THE CONNECT 5: Shows you shouldn't miss this week

Updated September 5, 2023 at 1:26 p.m.


FRI & SAT, SEPT 8 & 9 | 8 PM

Sought-after drummer Edwin Hamilton studied in New Orleans before launching a jazz career that includes performing, recording and educating the next generation. He’s worked with Wynton Marsalis, Teddy Adams, Amos Hoffman and too many more to count. His 2015 release “The Whole World Must Change” was praised by All About Jazz and Jazz Inside. His quintet features pianist Aaron Lehrian, an under-30 keyboard maestro who plays regularly with the Jacksonville and Hilton Head Symphony orchestras. Rounding out the rhythm section is Minnesota native fellow teacher of the craft Dustin Retzleff on the thunder broom. Trumpeter Mark Rapp has lent his talents to artists as varied as Delfeayo & Branford Marsalis to former Hootie and the Blowfish member Darius Rucker. He is also an official Ambassador of Jazz in South Carolina. Last but not least, Stutz Wimmer completes the horn section. His resume includes arranging for the Gap Band and Ohio Players and leading the 16-piece Rupert’s Orchestra Atlanta. Ever tried managing 16 artists at once? That’s advanced PMI territory. Apparently, musical talent isn’t all you’ll see on stage this weekend.



Atlanta-based comic Taylor Neely devised a novel idea that puts an interesting spin on improv comedy. Neely hosts the show on a stage decorated with envelopes and calls upon other comics to pick one and start riffing on the words written down inside. The notes vary from "Joe Biden falling down, but this time he scurries away like a beetle" to "making racoons a four-star, five-course, seven-story meal," so you know it’s unafraid of mocking the coddled or getting very silly, often at the same time. Like every working comedian in the country, seemingly mandated under the threat of excruciating torture, Neely hosts a podcast, “Sober Boyz,” that’s very funny. His YouTube channel is also loaded with other content, including bits from his regular stand-up work. It’s all pretty strong, but innovating improv may be his most extraordinary feat.



SAT SEPT 9 | 10 PM

Mexico City’s electro-pop princess brings her sultry voice, big bass and trap sound, and unique vibe to Savannah for a stop on her Mad House World Tour. On record or moving the crowd at Electric Daisy, Lost Lands, Beyond Wonderland and other major EDM festivals, Audiffred has solidified her position in the genre. Her recent release, “Rise,” is a collaboration with dubstep heavyweight Excision, a full circle completed after he initially helped put her on the map. She was also endorsed early on by U.S. and U.K. EDM big shots Skrillex and Flux Pavilion. No small feat for a genre with endless competition. Various publications saw the same, and she was a known quantity in the U.S. before ever leaving Mexico. After the tour, Audiffred will continue growing her A Records imprint, looking for more talent south of the border. She’s also scheduled for a collab with DJ Diesel, aka Shaquille O’Neal. Talk about EDM heavyweights!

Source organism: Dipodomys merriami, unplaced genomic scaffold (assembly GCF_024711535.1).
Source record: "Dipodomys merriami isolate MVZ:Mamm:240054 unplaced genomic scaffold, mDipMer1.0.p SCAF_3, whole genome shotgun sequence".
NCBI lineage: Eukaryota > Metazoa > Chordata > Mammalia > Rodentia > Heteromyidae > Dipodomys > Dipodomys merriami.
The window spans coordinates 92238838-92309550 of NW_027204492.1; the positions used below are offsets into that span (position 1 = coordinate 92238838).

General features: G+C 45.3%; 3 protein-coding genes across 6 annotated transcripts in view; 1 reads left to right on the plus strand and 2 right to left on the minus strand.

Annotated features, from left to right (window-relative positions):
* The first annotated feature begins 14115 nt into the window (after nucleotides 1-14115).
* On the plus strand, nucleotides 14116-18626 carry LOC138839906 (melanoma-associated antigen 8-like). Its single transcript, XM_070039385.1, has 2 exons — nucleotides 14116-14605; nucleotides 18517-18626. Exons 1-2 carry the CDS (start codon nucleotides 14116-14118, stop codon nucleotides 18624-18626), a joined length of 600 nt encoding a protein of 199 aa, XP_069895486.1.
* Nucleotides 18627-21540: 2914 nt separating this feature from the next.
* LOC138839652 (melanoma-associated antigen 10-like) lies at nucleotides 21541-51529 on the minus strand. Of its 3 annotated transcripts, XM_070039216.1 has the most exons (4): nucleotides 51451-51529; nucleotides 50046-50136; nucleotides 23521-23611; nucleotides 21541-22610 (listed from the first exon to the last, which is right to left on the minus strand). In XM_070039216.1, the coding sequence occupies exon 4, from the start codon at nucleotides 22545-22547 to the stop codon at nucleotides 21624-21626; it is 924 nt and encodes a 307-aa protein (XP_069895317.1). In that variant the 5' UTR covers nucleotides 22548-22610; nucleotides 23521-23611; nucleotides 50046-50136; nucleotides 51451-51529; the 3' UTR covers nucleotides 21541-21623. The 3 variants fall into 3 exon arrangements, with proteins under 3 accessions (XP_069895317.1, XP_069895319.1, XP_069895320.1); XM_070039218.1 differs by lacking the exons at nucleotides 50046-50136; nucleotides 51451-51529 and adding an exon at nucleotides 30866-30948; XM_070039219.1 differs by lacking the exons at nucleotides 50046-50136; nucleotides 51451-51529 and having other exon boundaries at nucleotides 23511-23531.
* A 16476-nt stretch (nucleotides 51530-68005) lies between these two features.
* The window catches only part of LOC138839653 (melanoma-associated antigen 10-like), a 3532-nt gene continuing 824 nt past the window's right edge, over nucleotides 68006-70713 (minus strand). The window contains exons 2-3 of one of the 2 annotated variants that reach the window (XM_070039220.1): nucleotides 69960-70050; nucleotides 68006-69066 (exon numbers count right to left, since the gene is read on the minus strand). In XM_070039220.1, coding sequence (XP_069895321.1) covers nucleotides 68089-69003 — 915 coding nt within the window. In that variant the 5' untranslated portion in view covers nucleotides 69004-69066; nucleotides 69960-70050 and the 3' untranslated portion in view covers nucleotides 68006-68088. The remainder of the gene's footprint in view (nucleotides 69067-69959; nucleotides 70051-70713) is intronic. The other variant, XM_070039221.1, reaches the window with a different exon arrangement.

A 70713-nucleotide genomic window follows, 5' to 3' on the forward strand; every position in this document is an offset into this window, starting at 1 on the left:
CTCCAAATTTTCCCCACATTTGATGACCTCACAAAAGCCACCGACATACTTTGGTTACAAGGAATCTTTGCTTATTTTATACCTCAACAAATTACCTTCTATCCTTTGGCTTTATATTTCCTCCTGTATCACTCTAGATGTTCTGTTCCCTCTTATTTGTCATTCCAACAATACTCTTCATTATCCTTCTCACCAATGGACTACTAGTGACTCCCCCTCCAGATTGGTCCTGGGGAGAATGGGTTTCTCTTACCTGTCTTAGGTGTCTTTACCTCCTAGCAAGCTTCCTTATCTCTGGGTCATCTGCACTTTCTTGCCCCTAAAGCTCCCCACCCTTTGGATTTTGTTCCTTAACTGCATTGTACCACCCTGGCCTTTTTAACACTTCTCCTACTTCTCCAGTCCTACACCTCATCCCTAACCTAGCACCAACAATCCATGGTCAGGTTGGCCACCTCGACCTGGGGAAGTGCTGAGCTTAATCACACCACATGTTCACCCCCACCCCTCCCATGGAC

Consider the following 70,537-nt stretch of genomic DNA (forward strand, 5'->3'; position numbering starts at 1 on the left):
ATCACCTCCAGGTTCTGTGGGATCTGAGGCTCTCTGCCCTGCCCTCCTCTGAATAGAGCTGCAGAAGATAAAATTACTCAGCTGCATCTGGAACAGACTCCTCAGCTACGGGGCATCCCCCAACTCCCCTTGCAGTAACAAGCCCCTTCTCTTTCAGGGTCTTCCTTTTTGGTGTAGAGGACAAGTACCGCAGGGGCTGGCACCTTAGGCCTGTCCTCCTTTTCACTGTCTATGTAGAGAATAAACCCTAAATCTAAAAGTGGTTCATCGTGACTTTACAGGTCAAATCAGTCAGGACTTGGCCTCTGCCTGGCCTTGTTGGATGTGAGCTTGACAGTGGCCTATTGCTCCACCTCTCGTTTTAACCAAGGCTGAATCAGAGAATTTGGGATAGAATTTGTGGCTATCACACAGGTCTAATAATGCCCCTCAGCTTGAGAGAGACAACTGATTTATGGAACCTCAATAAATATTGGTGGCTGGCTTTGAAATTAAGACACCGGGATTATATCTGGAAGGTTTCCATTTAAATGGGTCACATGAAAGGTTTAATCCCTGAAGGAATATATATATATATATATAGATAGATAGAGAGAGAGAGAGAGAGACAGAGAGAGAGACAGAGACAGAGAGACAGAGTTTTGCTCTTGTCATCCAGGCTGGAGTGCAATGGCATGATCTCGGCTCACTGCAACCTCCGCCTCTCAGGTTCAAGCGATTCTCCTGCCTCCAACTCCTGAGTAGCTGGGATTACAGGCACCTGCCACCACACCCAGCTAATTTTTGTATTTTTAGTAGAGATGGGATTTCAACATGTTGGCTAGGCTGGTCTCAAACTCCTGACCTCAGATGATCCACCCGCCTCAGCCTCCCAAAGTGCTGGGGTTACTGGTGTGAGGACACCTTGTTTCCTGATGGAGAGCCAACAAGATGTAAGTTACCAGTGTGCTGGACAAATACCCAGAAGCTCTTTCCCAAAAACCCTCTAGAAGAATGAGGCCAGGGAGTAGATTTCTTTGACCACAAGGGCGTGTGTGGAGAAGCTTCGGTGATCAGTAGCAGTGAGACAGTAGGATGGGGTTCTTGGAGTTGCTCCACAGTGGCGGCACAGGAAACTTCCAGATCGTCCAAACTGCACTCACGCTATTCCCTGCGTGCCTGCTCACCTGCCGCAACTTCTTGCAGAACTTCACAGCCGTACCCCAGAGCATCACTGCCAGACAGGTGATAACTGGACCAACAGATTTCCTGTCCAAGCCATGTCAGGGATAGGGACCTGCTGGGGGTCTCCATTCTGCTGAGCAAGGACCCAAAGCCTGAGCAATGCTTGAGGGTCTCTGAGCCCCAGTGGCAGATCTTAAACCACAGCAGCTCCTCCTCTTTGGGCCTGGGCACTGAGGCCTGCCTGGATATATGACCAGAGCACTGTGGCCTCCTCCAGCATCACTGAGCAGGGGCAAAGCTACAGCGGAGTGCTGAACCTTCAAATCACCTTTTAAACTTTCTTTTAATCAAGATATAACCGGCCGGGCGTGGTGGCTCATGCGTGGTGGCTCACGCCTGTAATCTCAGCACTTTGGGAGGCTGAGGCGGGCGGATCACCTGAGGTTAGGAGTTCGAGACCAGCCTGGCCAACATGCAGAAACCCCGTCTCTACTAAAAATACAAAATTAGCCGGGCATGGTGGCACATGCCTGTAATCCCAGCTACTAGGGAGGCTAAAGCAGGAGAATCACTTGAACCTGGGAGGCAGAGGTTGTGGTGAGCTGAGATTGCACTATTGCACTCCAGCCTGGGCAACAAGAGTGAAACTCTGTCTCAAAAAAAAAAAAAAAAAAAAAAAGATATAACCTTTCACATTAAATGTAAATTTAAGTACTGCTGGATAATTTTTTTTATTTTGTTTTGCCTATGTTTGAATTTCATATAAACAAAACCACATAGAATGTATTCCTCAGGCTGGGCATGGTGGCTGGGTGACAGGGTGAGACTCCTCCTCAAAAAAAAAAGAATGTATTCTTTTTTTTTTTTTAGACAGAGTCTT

Soft rock isn’t dead, not if New York’s Sam Evian has something to say about it. Drawing from the smooth ‘70s sound that includes pop, soft rock and Yacht Rock, his twist on the formula is quite interesting. Consider how The Eagles took a little country and a smaller amount of folk instrumentation and created their easy-listening sound. In Evian’s case, it’s a similar idea of adding a softening element to a more raucous sound. The result is an alt-soft rock sound that is original and compelling. One example is his cover of former Stealer’s Wheel frontman Gerry Rafferty’s “Right Down the Line.” There isn’t much spin on it, which can be interpreted as a statement. Or not. Either way, it’s a declaration of what he likes and wants to create more of. The plethora of original singles confirms this. His songs are sweet, simple and full of surprises.


THU SEPT 14 | 8 PM

Who doesn’t love Led Zeppelin? If you like rock music in general, or pretty much anything resulting from drums, bass, guitar and singing all at the same time, it would be hard to take dislike seriously. Imitating the best major league talent scouts, industry veterans Jimmy Page and John Paul Jones found and recruited unknowns Robert Plant and John Bonham for their new blues rock-based project. To say it was a success in chemistry and artistic achievement would be an understatement. Estimated global sales of up to 300 million records (LZ IV alone sold 37M copies) make the case. So it’s no surprise tribute bands are out there — lots of them. Lucky for Savannah, ZOSO may be the best. Former newspaper The Los Angeles Times calls them “head and shoulders above all other Led Zeppelin tributes.” Formed in the mid-90s, they’ve played more than 4500 shows over 28+ years. That may not be the same as selling 300M records, but it does make a case for the show they put on. Not to mention the passion the performers bring to recreating perhaps the best classic rock band of all time.

Published September 5, 2023 at 4:00 a.m.


Frank Ricci

Frank Ricci is a freelance writer living in Savannah, Georgia. In his career, he's contributed to many Las Vegas megaresort brands owned by Mandalay Resort Group and Mirage Resorts. He’s also worked with Dell, Root Sports Network, Savannah College of Art and Design, ad agencies in Las Vegas and New York, and a...
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